Posted on May 12, 2020

Kamala Harris Leads the List of Biden Running Mates

Brad Bannon, The Hill, May 11, 2020

{snip} A successful political campaign has many building blocks. Joe Biden’s quest for the Democratic presidential nomination is no exception. There are many reasons for his win. But one factor that stands out in his claim on the Democratic nod was his success with African American voters.

{snip} Biden won a resounding victory in the Palmetto State with a strong assist from black voters there. In South Carolina, most of the primary voters were African American (56 percent) and they voted in large numbers for Biden over Vermont Senator Bernie Sanders (61 percent to 17 percent).

After his big victory in South Carolina, Biden capitalized on his support with black Democratic voters with a strong showing on Super Tuesday. The former vice president’s win in Texas is a good example. Biden and Sanders received just about the same level of support from white voters (Biden 30 percent-Sanders 29 percent). But Barack Obama’s two-time running mate won the overwhelming support of African Americans primary voters in the Lone Star State (Biden 58 percent-Sanders 15 percent).


Massachusetts Senator Elizabeth Warren is the favored vice presidential candidate of the most Democratic primary voters in a recent national poll conducted by CBS News.

But black voters made Joe Biden. Will the presumptive Democratic nominee make good his debt to them with an African American running mate?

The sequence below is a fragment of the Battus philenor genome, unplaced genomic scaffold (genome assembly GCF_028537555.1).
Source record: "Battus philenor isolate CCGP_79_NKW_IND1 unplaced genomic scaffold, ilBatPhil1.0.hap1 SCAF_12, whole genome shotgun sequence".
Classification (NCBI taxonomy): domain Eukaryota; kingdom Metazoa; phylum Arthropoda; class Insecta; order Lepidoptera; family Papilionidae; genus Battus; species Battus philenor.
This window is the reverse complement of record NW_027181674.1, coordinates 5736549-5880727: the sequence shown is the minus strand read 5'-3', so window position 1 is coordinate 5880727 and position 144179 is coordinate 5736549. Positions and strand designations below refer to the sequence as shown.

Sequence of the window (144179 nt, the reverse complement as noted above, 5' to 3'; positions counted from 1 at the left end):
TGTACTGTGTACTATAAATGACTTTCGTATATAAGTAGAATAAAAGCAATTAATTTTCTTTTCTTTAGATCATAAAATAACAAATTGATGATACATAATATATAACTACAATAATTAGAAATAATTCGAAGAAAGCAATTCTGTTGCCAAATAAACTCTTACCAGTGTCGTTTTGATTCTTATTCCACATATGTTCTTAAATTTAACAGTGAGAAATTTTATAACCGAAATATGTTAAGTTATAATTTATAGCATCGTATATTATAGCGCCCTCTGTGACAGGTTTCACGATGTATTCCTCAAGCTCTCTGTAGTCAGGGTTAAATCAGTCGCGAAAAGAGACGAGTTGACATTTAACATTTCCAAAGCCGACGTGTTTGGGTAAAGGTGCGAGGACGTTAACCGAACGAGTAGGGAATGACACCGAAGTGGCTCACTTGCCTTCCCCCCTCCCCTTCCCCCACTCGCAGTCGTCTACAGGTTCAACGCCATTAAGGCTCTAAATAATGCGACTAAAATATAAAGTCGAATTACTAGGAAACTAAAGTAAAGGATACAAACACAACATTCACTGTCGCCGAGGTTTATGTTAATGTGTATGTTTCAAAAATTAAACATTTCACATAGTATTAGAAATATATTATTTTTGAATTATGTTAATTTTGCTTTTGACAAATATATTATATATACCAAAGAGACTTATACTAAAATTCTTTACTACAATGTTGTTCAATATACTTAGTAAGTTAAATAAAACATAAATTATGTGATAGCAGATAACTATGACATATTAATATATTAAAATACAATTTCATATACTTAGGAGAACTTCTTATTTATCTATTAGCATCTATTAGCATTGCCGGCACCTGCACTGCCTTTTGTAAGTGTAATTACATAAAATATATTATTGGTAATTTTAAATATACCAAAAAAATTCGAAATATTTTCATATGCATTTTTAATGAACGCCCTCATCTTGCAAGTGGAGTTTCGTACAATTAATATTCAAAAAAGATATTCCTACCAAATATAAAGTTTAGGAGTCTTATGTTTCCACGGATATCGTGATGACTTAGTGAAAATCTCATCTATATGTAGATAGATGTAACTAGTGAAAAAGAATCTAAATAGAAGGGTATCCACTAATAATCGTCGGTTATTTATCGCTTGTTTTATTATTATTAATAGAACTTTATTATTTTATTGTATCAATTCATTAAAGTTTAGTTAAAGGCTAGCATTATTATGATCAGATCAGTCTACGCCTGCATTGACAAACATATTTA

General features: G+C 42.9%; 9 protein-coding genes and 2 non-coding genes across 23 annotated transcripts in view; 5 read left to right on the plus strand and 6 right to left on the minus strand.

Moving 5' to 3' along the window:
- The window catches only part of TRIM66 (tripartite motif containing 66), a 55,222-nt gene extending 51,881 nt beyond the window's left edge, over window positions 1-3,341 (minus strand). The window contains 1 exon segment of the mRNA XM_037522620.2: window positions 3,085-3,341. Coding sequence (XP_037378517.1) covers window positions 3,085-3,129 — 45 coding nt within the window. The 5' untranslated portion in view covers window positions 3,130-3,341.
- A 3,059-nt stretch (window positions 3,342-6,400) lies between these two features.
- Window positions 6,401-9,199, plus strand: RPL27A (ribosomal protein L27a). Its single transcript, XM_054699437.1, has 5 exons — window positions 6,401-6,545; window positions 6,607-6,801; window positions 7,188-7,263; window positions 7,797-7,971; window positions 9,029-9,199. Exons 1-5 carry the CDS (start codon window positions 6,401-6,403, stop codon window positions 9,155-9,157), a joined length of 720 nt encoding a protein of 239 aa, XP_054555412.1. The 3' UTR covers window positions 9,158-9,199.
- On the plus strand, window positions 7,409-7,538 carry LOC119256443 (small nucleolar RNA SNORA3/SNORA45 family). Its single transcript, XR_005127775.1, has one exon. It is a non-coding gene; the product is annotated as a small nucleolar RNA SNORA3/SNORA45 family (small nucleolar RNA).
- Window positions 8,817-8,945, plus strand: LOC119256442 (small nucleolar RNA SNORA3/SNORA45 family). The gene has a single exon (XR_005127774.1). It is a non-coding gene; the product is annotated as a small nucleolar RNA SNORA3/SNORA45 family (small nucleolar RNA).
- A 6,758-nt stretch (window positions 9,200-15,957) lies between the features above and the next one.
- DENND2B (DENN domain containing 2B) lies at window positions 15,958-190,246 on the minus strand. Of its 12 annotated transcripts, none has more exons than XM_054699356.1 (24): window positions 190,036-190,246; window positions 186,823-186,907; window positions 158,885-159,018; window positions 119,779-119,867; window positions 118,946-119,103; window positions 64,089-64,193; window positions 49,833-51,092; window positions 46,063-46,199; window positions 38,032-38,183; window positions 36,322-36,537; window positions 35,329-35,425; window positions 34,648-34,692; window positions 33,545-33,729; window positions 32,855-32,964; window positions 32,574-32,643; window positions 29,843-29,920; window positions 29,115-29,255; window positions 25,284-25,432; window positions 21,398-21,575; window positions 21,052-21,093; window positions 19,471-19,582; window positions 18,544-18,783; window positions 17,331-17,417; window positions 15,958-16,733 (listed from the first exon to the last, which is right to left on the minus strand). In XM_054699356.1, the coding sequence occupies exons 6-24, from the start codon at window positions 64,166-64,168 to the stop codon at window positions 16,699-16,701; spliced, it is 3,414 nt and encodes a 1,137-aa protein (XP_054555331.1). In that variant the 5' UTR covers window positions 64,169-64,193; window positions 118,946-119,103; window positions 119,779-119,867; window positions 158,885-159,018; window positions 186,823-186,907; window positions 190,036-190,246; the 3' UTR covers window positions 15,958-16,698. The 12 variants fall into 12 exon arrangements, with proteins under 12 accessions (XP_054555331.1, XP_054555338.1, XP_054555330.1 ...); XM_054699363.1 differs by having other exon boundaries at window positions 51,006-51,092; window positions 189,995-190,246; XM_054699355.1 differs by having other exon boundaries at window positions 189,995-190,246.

If Biden does decide to run with an African American, he has plenty of qualified women to choose from. For example, Chris Cillizza’s most recent ranking of the 10 most likely Biden running mates included five African American women. They were California Senator Kamala Harris (number 1), former United Nations Ambassador Susan Rice (number 5), Atlanta Mayor Keisha Lance Bottoms (number 6), Florida Representative Val Demings (number 8) and former Georgia gubernatorial candidate Stacy Abrams (number 9).


{snip} Biden may feel he owes a debt to African American voters for helping him become the presumptive Democratic presidential nominee. That obligation coincides with a strategic imperative for the Democratic nominee to run with an African American woman. An analysis of U.S. Census Bureau data by the Pew Research Center indicated that there was a sharp drop from 66.6 percent to 59.6 in black turnout between Barack Obama’s last campaign in 2012 and Hillary Clinton’s race in 2016.

African American participation is key to reclaiming the industrial Midwestern states that are important to victory in the Electoral College. Relatively low African American turnout in Detroit, Milwaukee and Philadelphia contributed to Hillary Clinton’s narrow defeats in the key battleground states of Michigan, Wisconsin and Pennsylvania.